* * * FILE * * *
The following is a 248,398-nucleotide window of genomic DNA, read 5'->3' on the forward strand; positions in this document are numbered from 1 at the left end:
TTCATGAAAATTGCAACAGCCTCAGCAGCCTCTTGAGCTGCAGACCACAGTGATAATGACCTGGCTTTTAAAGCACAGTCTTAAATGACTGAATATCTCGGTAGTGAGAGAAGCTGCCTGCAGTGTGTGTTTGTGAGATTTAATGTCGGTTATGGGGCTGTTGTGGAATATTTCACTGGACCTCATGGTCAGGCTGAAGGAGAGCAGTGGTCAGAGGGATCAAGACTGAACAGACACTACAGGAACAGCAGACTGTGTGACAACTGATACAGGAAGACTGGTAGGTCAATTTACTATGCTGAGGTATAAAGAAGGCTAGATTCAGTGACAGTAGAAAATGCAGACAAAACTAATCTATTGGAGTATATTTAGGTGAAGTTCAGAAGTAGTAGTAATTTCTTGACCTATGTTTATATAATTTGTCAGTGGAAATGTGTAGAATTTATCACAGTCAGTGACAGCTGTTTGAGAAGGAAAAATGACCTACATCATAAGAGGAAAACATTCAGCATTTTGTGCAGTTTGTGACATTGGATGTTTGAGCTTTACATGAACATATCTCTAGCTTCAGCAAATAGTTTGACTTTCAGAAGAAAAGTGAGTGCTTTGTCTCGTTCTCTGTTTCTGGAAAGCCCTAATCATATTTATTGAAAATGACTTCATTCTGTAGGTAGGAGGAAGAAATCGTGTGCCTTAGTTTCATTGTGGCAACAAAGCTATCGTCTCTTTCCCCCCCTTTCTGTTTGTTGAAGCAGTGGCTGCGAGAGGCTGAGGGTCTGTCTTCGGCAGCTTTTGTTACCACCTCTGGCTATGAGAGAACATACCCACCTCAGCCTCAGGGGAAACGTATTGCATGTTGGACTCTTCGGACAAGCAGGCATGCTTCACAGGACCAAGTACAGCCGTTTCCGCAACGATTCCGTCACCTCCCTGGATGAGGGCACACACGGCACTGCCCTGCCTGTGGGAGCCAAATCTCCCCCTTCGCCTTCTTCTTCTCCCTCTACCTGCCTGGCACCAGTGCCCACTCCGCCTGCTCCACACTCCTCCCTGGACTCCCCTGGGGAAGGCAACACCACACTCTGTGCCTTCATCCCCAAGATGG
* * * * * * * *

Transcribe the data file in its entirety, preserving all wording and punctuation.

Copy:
The following is a 248,398-nucleotide window of genomic DNA, read 5'->3' on the forward strand; positions in this document are numbered from 1 at the left end:
TTCATGAAAATTGCAACAGCCTCAGCAGCCTCTTGAGCTGCAGACCACAGTGATAATGACCTGGCTTTTAAAGCACAGTCTTAAATGACTGAATATCTCGGTAGTGAGAGAAGCTGCCTGCAGTGTGTGTTTGTGAGATTTAATGTCGGTTATGGGGCTGTTGTGGAATATTTCACTGGACCTCATGGTCAGGCTGAAGGAGAGCAGTGGTCAGAGGGATCAAGACTGAACAGACACTACAGGAACAGCAGACTGTGTGACAACTGATACAGGAAGACTGGTAGGTCAATTTACTATGCTGAGGTATAAAGAAGGCTAGATTCAGTGACAGTAGAAAATGCAGACAAAACTAATCTATTGGAGTATATTTAGGTGAAGTTCAGAAGTAGTAGTAATTTCTTGACCTATGTTTATATAATTTGTCAGTGGAAATGTGTAGAATTTATCACAGTCAGTGACAGCTGTTTGAGAAGGAAAAATGACCTACATCATAAGAGGAAAACATTCAGCATTTTGTGCAGTTTGTGACATTGGATGTTTGAGCTTTACATGAACATATCTCTAGCTTCAGCAAATAGTTTGACTTTCAGAAGAAAAGTGAGTGCTTTGTCTCGTTCTCTGTTTCTGGAAAGCCCTAATCATATTTATTGAAAATGACTTCATTCTGTAGGTAGGAGGAAGAAATCGTGTGCCTTAGTTTCATTGTGGCAACAAAGCTATCGTCTCTTTCCCCCCCTTTCTGTTTGTTGAAGCAGTGGCTGCGAGAGGCTGAGGGTCTGTCTTCGGCAGCTTTTGTTACCACCTCTGGCTATGAGAGAACATACCCACCTCAGCCTCAGGGGAAACGTATTGCATGTTGGACTCTTCGGACAAGCAGGCATGCTTCACAGGACCAAGTACAGCCGTTTCCGCAACGATTCCGTCACCTCCCTGGATGAGGGCACACACGGCACTGCCCTGCCTGTGGGAGCCAAATCTCCCCCTTCGCCTTCTTCTTCTCCCTCTACCTGCCTGGCACCAGTGCCCACTCCGCCTGCTCCACACTCCTCCCTGGACTCCCCTGGGGAAGGCAACACCACACTCTGTGCCTTCATCCCCAAGATGG